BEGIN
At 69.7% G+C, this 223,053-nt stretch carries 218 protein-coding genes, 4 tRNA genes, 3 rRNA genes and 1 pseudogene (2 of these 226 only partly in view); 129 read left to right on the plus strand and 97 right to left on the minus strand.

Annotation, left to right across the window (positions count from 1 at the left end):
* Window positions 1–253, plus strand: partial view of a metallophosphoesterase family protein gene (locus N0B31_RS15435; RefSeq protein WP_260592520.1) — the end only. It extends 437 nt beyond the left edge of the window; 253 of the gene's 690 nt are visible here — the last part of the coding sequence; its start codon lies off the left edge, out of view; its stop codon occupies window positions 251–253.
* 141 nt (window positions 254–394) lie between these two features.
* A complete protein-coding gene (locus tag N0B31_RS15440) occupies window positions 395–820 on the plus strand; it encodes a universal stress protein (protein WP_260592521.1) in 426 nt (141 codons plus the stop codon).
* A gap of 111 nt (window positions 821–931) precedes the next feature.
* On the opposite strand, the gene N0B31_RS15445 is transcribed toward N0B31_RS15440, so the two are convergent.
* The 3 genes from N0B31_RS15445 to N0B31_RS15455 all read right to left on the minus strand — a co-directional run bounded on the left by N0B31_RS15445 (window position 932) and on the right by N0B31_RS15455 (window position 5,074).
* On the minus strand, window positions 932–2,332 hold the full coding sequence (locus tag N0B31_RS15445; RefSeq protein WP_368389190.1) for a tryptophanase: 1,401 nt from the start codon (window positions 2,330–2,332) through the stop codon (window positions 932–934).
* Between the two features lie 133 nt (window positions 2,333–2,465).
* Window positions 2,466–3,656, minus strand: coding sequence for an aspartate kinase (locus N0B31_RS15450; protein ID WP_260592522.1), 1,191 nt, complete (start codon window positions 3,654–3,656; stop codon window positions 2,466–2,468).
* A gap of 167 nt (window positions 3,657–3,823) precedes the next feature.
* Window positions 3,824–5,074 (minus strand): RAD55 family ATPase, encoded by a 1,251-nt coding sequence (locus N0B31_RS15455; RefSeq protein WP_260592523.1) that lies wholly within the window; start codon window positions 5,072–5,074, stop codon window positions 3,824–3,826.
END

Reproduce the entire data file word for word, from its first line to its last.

At 69.7% G+C, this 223,053-nt stretch carries 218 protein-coding genes, 4 tRNA genes, 3 rRNA genes and 1 pseudogene (2 of these 226 only partly in view); 129 read left to right on the plus strand and 97 right to left on the minus strand.

Annotation, left to right across the window (positions count from 1 at the left end):
* Window positions 1–253, plus strand: partial view of a metallophosphoesterase family protein gene (locus N0B31_RS15435; RefSeq protein WP_260592520.1) — the end only. It extends 437 nt beyond the left edge of the window; 253 of the gene's 690 nt are visible here — the last part of the coding sequence; its start codon lies off the left edge, out of view; its stop codon occupies window positions 251–253.
* 141 nt (window positions 254–394) lie between these two features.
* A complete protein-coding gene (locus tag N0B31_RS15440) occupies window positions 395–820 on the plus strand; it encodes a universal stress protein (protein WP_260592521.1) in 426 nt (141 codons plus the stop codon).
* A gap of 111 nt (window positions 821–931) precedes the next feature.
* On the opposite strand, the gene N0B31_RS15445 is transcribed toward N0B31_RS15440, so the two are convergent.
* The 3 genes from N0B31_RS15445 to N0B31_RS15455 all read right to left on the minus strand — a co-directional run bounded on the left by N0B31_RS15445 (window position 932) and on the right by N0B31_RS15455 (window position 5,074).
* On the minus strand, window positions 932–2,332 hold the full coding sequence (locus tag N0B31_RS15445; RefSeq protein WP_368389190.1) for a tryptophanase: 1,401 nt from the start codon (window positions 2,330–2,332) through the stop codon (window positions 932–934).
* Between the two features lie 133 nt (window positions 2,333–2,465).
* Window positions 2,466–3,656, minus strand: coding sequence for an aspartate kinase (locus N0B31_RS15450; protein ID WP_260592522.1), 1,191 nt, complete (start codon window positions 3,654–3,656; stop codon window positions 2,466–2,468).
* A gap of 167 nt (window positions 3,657–3,823) precedes the next feature.
* Window positions 3,824–5,074 (minus strand): RAD55 family ATPase, encoded by a 1,251-nt coding sequence (locus N0B31_RS15455; RefSeq protein WP_260592523.1) that lies wholly within the window; start codon window positions 5,072–5,074, stop codon window positions 3,824–3,826.